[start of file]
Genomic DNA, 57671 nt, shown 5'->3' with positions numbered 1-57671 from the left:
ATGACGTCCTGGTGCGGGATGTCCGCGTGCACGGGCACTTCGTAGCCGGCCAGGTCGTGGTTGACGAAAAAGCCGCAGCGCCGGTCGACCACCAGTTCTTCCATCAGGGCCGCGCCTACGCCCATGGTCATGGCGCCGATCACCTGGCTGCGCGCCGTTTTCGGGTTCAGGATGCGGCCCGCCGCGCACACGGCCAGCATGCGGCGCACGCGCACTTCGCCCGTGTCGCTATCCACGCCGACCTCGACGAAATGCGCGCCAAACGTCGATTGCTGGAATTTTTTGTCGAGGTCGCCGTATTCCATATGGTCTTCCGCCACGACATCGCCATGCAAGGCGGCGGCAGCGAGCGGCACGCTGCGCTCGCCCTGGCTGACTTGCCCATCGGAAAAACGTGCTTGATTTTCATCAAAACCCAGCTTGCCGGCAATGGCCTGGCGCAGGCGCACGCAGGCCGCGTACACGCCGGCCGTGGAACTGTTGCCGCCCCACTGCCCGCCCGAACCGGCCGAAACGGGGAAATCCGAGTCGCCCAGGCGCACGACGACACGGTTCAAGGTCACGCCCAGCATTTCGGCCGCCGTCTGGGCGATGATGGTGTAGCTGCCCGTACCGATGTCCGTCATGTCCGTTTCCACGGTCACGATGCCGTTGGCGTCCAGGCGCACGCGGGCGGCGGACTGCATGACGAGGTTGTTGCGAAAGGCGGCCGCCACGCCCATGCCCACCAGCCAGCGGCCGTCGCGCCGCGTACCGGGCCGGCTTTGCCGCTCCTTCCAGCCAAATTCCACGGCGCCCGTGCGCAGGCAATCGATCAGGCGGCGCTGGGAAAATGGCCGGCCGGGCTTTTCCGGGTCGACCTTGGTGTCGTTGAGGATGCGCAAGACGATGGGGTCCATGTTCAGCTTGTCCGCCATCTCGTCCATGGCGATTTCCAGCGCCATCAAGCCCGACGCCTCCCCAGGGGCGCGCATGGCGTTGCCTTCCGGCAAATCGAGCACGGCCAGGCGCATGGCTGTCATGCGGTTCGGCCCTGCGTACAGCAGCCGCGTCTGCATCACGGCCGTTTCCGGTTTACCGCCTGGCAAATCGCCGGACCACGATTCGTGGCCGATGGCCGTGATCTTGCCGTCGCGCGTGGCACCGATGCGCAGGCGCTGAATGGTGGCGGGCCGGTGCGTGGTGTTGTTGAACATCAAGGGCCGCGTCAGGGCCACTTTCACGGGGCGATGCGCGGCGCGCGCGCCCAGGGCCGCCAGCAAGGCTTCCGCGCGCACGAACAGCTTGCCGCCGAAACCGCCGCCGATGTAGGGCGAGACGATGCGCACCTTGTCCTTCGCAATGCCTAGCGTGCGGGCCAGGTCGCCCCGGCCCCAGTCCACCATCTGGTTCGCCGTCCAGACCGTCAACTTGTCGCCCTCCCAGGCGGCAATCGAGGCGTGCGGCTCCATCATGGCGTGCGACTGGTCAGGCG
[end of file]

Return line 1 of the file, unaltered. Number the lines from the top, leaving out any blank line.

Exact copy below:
Genomic DNA, 57671 nt, shown 5'->3' with positions numbered 1-57671 from the left: